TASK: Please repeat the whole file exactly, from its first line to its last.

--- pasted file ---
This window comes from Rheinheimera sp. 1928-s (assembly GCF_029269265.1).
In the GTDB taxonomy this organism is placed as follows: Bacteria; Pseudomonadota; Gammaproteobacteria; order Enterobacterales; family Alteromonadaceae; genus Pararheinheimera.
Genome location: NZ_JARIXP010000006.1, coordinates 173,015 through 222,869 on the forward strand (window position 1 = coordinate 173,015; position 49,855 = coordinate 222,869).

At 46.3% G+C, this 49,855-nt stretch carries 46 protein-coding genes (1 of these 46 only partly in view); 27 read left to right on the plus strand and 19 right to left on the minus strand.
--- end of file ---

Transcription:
This window comes from Rheinheimera sp. 1928-s (assembly GCF_029269265.1).
In the GTDB taxonomy this organism is placed as follows: Bacteria; Pseudomonadota; Gammaproteobacteria; order Enterobacterales; family Alteromonadaceae; genus Pararheinheimera.
Genome location: NZ_JARIXP010000006.1, coordinates 173,015 through 222,869 on the forward strand (window position 1 = coordinate 173,015; position 49,855 = coordinate 222,869).

At 46.3% G+C, this 49,855-nt stretch carries 46 protein-coding genes (1 of these 46 only partly in view); 27 read left to right on the plus strand and 19 right to left on the minus strand.